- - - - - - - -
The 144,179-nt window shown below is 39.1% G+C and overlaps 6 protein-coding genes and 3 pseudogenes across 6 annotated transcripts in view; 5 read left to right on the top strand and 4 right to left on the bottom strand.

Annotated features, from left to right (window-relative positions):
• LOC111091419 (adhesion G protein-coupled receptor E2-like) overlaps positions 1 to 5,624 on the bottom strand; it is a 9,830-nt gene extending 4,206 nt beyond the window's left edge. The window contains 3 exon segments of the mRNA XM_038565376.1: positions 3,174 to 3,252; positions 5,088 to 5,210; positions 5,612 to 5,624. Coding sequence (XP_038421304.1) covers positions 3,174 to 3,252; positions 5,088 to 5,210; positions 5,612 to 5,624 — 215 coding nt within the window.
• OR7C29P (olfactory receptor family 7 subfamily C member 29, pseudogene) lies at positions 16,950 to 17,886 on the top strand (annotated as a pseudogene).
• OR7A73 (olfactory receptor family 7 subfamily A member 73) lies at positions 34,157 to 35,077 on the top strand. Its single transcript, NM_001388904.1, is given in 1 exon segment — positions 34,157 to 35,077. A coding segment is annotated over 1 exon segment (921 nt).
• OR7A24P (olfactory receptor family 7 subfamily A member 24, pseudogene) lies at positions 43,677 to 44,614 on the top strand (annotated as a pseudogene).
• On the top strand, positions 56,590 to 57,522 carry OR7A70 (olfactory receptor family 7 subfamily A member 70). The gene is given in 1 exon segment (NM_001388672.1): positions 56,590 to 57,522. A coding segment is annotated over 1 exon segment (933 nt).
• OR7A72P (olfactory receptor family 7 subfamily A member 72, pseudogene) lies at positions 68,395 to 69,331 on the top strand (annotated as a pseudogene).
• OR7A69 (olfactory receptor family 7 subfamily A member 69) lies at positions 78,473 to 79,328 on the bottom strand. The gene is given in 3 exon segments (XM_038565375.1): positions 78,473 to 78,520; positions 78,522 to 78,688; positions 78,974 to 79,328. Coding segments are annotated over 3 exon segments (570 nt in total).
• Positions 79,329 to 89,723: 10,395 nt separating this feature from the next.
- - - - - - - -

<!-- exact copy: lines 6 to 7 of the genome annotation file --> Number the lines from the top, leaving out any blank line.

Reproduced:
• OR7A24P (olfactory receptor family 7 subfamily A member 24, pseudogene) lies at positions 43,677 to 44,614 on the top strand (annotated as a pseudogene).
• On the top strand, positions 56,590 to 57,522 carry OR7A70 (olfactory receptor family 7 subfamily A member 70). The gene is given in 1 exon segment (NM_001388672.1): positions 56,590 to 57,522. A coding segment is annotated over 1 exon segment (933 nt).